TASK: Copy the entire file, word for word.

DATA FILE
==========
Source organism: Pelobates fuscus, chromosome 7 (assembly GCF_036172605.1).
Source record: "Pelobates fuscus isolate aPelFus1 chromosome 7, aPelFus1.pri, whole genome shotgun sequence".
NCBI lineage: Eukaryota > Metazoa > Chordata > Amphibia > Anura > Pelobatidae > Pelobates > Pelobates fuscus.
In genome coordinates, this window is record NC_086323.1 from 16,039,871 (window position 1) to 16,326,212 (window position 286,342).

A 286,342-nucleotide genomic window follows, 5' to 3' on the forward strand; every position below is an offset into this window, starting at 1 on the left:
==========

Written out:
Source organism: Pelobates fuscus, chromosome 7 (assembly GCF_036172605.1).
Source record: "Pelobates fuscus isolate aPelFus1 chromosome 7, aPelFus1.pri, whole genome shotgun sequence".
NCBI lineage: Eukaryota > Metazoa > Chordata > Amphibia > Anura > Pelobatidae > Pelobates > Pelobates fuscus.
In genome coordinates, this window is record NC_086323.1 from 16,039,871 (window position 1) to 16,326,212 (window position 286,342).

A 286,342-nucleotide genomic window follows, 5' to 3' on the forward strand; every position below is an offset into this window, starting at 1 on the left: